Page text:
C. Barter (2009-2010) Disadvantaged young people and partner
violence, NSPCC, £68,000.
Details of the impact
The Government directly responded to the first research findings  by
commissioning a £1.8 million public awareness media campaign on the issue
of teenage partner violence. Barter and Berridge acted as expert
consultants on the campaign, which ran in February 2010. It included a
commissioned short film on teenage relationship abuse which was shown on
all major terrestrial and cable TV channels and in cinemas.
Awareness-raising advertisements were also placed in a range of teenage
magazines and posted in public toilets and schools. A website — `this is
abuse' — was launched, aimed at raising awareness of this issue for 13 to
19 year-olds. The current Government repeated the campaign (£1.5 million)
in 2011-2012 and commissioned a new awareness campaign on teenage sexual
violence which ran in 2012 and 2013. The total governmental financial
commitment to raising awareness around this issue is £4.5 million to date.
Barter has acted as an expert consultant on all the campaigns. A quote
from the Home Office lead in this area directly acknowledges the research
"In 2009 Home Office Communication and Violent Crime Unit colleagues were
working together to consider the need for a Domestic Violence campaign.
The NSPCC research `Teen partner violence' published in 2009 backed up the
Home Office findings but also found that the attitudes of teenagers were
shockingly tolerant of violence in relationships but that many of them had
also experienced violence themselves. It was these revealing findings
that influenced the Home Office to target teenagers about relationship
abuse with the intention of challenging these attitudes and to
engage and educate teens before controlling, violent or coercive
behaviours became entrenched. The Home Office contacted Dr Christine
Barter from Bristol University... to agree to work together to develop a
longer term X-Government campaign strategy to this end. The campaign has
now been running for 4 years and a Teen Rape prevention campaign was also
developed alongside. Dr Barter has consulted with the Home Office on these
two campaigns since 2009 and continues to do so" [a].
The Home Office evaluation [b] of the first `this is abuse' campaign in
2011 showed it reached 2.9 million young people — equating to 60% of the
13 to 19 year-old target group. The online advertisements were displayed
120 million times and over 397,000 young people clicked on the online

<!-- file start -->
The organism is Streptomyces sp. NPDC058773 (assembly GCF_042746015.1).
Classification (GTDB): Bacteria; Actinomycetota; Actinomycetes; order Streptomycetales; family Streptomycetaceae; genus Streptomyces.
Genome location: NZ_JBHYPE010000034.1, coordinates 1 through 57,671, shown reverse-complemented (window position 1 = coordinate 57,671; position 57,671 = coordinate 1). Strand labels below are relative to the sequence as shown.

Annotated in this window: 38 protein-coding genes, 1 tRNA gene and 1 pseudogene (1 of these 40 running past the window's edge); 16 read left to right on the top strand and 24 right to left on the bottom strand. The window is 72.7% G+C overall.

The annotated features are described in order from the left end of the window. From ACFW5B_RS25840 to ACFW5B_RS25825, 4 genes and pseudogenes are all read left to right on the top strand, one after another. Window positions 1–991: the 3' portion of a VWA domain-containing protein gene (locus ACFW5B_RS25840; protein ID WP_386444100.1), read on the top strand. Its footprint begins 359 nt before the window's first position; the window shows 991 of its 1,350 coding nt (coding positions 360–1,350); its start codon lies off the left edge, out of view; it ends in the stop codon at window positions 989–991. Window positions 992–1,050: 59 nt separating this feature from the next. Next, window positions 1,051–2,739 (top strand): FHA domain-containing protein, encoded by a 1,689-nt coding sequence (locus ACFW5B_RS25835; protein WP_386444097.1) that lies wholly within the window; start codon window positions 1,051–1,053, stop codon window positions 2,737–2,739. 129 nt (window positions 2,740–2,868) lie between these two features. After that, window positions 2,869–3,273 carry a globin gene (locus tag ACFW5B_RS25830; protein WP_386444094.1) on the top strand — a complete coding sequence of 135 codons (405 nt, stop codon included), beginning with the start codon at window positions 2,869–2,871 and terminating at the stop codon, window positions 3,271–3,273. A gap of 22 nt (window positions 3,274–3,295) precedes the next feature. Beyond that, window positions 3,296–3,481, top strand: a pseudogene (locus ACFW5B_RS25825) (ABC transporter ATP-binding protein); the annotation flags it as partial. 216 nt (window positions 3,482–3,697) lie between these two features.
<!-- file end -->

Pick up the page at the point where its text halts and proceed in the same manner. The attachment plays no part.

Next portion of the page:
adverts to access information. Click-through to campaign content from
online ads was very high at 33%. The parents' advertisements reached 10.2
million people, 47% of the target audience. Over 90% of young people
polled felt the campaign had made them think about the issue and/or
encouraged them to challenge abuse in their own or friends' relationships.
The domestic violence charity Refuge noticed an increase in the number of
calls from young women from the time the campaign started (increasing from
an average of 46 per week pre-campaign to 71 per week in the period 15
February to 31 March 2010). Anecdotally, during this time the number of
calls to the charity Respect rose and Women's Aid reported a substantial
increase in traffic on their `Hideout' message board aimed at young
The Home Office evaluation of the second campaign [c] showed that 540,000
web users accessed further information or help during the 2012 activity,
providing evidence that — according to the Home Office assessment — `the
campaign has been effective in delivering intermediate behavioural
change'. The website had more hits than any other domestic violence
campaign. In 2012, Yahoo had 1,286 question threads relating to the
campaign and associated issues.
The previous Government's review on the sexualisation of girls and women
[d] drew heavily on the research. A section was included specifically on
teenage partner violence (chapter 7) and highlighted the research findings
and their importance. Barter, who gave evidence to the review, was
directly quoted in the report. A statement from the Home Office lead
explains the direct impact of the research findings: "In 2009, I was the
Home Office policy lead on the Sexualisation of Young People Review,
conducted by Dr Linda Papadopoulos. As part of the research for this
review I became aware of the research that the NSPCC (Barter et al 2009)
had commissioned on the impact of teenage relationship abuse. Following
evidence hearing sessions to discuss this research, a recommendation
was...included in the government strategy, Together we can end
violence against women and girls (2009). The recommendation was to
run a campaign aimed at challenging the attitudes and perceptions that
lead to violence within teenage relationships as the first phase in a
broader cross-government communications strategy/campaign" [e].